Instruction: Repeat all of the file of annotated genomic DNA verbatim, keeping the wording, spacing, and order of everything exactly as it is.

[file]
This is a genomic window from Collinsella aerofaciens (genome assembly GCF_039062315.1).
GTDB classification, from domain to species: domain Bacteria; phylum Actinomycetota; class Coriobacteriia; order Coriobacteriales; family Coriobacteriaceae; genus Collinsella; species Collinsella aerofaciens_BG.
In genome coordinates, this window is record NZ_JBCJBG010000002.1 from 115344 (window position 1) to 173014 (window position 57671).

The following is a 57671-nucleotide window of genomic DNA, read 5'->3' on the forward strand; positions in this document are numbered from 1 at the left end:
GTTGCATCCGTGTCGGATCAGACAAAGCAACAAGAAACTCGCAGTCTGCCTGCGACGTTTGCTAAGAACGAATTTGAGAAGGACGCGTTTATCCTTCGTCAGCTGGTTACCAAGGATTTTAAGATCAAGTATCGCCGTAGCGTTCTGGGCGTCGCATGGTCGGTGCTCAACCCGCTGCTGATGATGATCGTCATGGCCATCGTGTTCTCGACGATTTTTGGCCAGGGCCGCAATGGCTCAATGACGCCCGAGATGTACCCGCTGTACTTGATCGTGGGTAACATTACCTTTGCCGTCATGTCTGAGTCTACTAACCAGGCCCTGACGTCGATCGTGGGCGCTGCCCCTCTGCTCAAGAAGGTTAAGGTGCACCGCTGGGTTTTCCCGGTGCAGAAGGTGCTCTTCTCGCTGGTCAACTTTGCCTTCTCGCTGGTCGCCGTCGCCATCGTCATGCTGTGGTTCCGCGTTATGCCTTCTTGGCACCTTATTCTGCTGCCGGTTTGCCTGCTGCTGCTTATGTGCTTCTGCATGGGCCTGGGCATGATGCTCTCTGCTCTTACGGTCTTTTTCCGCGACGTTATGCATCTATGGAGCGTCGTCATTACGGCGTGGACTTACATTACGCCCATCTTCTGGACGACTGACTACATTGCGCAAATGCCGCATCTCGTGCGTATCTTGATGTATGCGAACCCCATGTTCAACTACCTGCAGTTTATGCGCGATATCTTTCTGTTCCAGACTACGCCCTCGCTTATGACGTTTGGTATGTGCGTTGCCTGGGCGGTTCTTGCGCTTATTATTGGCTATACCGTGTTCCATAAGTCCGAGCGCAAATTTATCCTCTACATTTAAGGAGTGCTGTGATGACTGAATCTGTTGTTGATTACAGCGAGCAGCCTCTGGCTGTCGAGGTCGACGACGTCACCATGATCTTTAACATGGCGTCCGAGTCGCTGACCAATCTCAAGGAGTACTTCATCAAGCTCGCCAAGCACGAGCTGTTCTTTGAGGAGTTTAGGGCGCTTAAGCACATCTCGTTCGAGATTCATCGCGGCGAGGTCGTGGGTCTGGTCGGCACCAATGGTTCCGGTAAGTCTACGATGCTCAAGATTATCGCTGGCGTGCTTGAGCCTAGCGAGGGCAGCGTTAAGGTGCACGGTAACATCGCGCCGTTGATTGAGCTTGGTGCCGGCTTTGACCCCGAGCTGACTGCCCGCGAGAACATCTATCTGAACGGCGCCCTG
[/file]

This is a genomic window from Collinsella aerofaciens (genome assembly GCF_039062315.1).
GTDB classification, from domain to species: domain Bacteria; phylum Actinomycetota; class Coriobacteriia; order Coriobacteriales; family Coriobacteriaceae; genus Collinsella; species Collinsella aerofaciens_BG.
In genome coordinates, this window is record NZ_JBCJBG010000002.1 from 115344 (window position 1) to 173014 (window position 57671).

The following is a 57671-nucleotide window of genomic DNA, read 5'->3' on the forward strand; positions in this document are numbered from 1 at the left end:
GTTGCATCCGTGTCGGATCAGACAAAGCAACAAGAAACTCGCAGTCTGCCTGCGACGTTTGCTAAGAACGAATTTGAGAAGGACGCGTTTATCCTTCGTCAGCTGGTTACCAAGGATTTTAAGATCAAGTATCGCCGTAGCGTTCTGGGCGTCGCATGGTCGGTGCTCAACCCGCTGCTGATGATGATCGTCATGGCCATCGTGTTCTCGACGATTTTTGGCCAGGGCCGCAATGGCTCAATGACGCCCGAGATGTACCCGCTGTACTTGATCGTGGGTAACATTACCTTTGCCGTCATGTCTGAGTCTACTAACCAGGCCCTGACGTCGATCGTGGGCGCTGCCCCTCTGCTCAAGAAGGTTAAGGTGCACCGCTGGGTTTTCCCGGTGCAGAAGGTGCTCTTCTCGCTGGTCAACTTTGCCTTCTCGCTGGTCGCCGTCGCCATCGTCATGCTGTGGTTCCGCGTTATGCCTTCTTGGCACCTTATTCTGCTGCCGGTTTGCCTGCTGCTGCTTATGTGCTTCTGCATGGGCCTGGGCATGATGCTCTCTGCTCTTACGGTCTTTTTCCGCGACGTTATGCATCTATGGAGCGTCGTCATTACGGCGTGGACTTACATTACGCCCATCTTCTGGACGACTGACTACATTGCGCAAATGCCGCATCTCGTGCGTATCTTGATGTATGCGAACCCCATGTTCAACTACCTGCAGTTTATGCGCGATATCTTTCTGTTCCAGACTACGCCCTCGCTTATGACGTTTGGTATGTGCGTTGCCTGGGCGGTTCTTGCGCTTATTATTGGCTATACCGTGTTCCATAAGTCCGAGCGCAAATTTATCCTCTACATTTAAGGAGTGCTGTGATGACTGAATCTGTTGTTGATTACAGCGAGCAGCCTCTGGCTGTCGAGGTCGACGACGTCACCATGATCTTTAACATGGCGTCCGAGTCGCTGACCAATCTCAAGGAGTACTTCATCAAGCTCGCCAAGCACGAGCTGTTCTTTGAGGAGTTTAGGGCGCTTAAGCACATCTCGTTCGAGATTCATCGCGGCGAGGTCGTGGGTCTGGTCGGCACCAATGGTTCCGGTAAGTCTACGATGCTCAAGATTATCGCTGGCGTGCTTGAGCCTAGCGAGGGCAGCGTTAAGGTGCACGGTAACATCGCGCCGTTGATTGAGCTTGGTGCCGGCTTTGACCCCGAGCTGACTGCCCGCGAGAACATCTATCTGAACGGCGCCCTG